17 July 2010

give me something gentle / make it sentimental {or the robins' nest, Part III}

{This is Part III of a story about the robins who have built their nest on my balcony.  I'm sure you can pick up what's going on—just use those context clues skills that got you through so many standardized reading tests. But I'd also recommend reading Part I and Part II; it'll make the story so much easier to follow, I promise.  And I'm not just saying that so that you'll stay longer on my blog.  I really do want you to have a good story experience.  Really.  Now click.  And read.}


By the time I wrote a poem about the bird nest that appeared on my porch light, I had clearly absorbed several lessons from the robins and their nest: times of emptiness can quickly become times of fullness, for one.

Take time to stand in the sun and wonder at the richness around you
—that's another one.

Both of those sound like lessons that could be made into framed art, optimistic reminders of the enduring hopefulness of life, perhaps expressed in mosaic or line art featuring flowers and mountain meadows.

They'd be the kind of pieces sold at farmers' markets and craft fairs, a snippet of Americana that causes people in big cities and small towns alike to pause and wish they felt less compelled to check their email 24 times a day. To wish they could more consistently and truthfully be okay with turning off the to-do list part of their brain that’s run by a lizard: darting here, darting there, eyes darting to the next task to do do do.

Now, just a couple of weeks after writing that poem, I’m having thoughts that are less craft fair appropriate.

They are: Shut up. Stop flying in front of my face. You’re ugly. Can you chirp in a pitch that isn’t a scream? I hate to be the one to tell you this, but you have a bit of worm stuck in your beak.

Who has such bitter thoughts towards robins, of all creatures? Skunks, maybe, or raccoons, I could understand, but robins—they lay Tiffany blue eggs, and every spring, seeing the first robin makes me want to wear a flowery skirt, even if there’s still snow on the ground. Robins are a cause for celebration, not targets of my darkest thoughts because I can’t control their chirping.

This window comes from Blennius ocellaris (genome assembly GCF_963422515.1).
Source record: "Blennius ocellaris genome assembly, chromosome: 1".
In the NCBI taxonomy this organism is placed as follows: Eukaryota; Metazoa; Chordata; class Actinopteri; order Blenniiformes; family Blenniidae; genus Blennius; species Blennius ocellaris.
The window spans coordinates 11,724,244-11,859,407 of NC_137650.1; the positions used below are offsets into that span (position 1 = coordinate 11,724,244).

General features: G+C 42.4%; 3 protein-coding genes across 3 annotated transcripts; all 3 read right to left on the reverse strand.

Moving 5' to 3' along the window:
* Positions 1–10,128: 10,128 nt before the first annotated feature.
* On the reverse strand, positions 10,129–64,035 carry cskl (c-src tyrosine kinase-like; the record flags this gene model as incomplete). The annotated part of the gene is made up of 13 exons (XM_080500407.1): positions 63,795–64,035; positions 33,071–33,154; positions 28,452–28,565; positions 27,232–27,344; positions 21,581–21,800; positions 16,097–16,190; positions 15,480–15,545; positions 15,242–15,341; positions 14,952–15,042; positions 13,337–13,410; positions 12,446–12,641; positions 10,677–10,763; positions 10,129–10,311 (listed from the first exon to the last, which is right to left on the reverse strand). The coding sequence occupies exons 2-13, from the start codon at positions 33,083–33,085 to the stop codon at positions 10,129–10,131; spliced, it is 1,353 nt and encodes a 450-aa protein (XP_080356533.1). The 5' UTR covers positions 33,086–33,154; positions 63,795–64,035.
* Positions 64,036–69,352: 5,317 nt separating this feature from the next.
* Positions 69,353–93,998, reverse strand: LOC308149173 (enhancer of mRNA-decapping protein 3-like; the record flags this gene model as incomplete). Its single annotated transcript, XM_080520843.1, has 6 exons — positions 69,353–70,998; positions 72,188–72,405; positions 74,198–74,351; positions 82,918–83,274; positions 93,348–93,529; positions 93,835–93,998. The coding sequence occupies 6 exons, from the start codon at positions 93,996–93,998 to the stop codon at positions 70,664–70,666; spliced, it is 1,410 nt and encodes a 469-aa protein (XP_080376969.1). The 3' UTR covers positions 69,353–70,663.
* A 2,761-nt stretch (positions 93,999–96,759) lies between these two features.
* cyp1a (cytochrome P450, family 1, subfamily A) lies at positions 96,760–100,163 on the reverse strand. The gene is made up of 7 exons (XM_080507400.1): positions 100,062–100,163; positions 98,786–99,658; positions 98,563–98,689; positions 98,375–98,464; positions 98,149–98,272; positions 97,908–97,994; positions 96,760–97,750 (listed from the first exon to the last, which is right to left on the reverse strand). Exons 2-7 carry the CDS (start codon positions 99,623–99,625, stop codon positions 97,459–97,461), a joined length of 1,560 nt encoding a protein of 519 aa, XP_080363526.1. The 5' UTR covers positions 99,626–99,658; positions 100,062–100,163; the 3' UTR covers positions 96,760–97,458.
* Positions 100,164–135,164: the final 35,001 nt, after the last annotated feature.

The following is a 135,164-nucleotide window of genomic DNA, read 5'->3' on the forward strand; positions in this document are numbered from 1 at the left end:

But isn’t that the way life sometimes is? Something new lands in your daily life, and suddenly, you’re writing poems about watering cans and being full to overflowing.

Then the novelty wears off, and what was once energizing becomes a normal grate on you, even though you don't want it to. It becomes this accepted part of your life, and you can become blasé about it, take it for granted, treat it badly.

Tell the robins to shut up when all they want to do is sing to and protect their Tiffany blue eggs.

I wanted these birds to come. I wanted to love nature, right here on my doorstep—or actually, on my porch light. I wanted—I still want—more watering can moments.

But I also want to sit on my balcony without feeling that I’m going to be in a modern-day take on Hitchcock’s The Birds. I’ve gotten a very up-close look at the sharp beak of the robin, and let me tell you, you don’t want that thing anywhere near your eyes.

The stand-off between the robins and me is, I’ve decided, an example of expectations not matching reality—and how you can veer off the path into a swamp when you start to demand too much of your expectations.


{Wow, doesn't it seem like I just opened up a whole new topic?  The whole expectations vs. reality thing?  I'm so not writing about a bird feeder anymore, and that's what I enjoy so much about writing.  The surprises you find yourself stumbling upon.  The turns your writing can take.  I thought I wanted to vent about those dang birds, but those dang birds have led me here, to this twist of a statement about expectations and reality.

And yes, I'm going to end there for now.  If you have any deep, revelatory thoughts about this, you should let me know; I'm still sorting it out in my own head.}


  1. In the spirit of full blogland disclosure, I haven't read Pts. I and II, however, I realize after reading PT. III that I tend to go from Phase I of trying to slow down and experience fill-in-the-blank to irritation and annoyance. Maybe my dark side is a little darker than I realize.

  2. That is precisely what I learned from my robins' nest experience, Jill! My dark side and its shadows threaten me more than I realize...! However, the robins' eggs have hatched now, so I'm back in that wonder spot of marveling at nature :)



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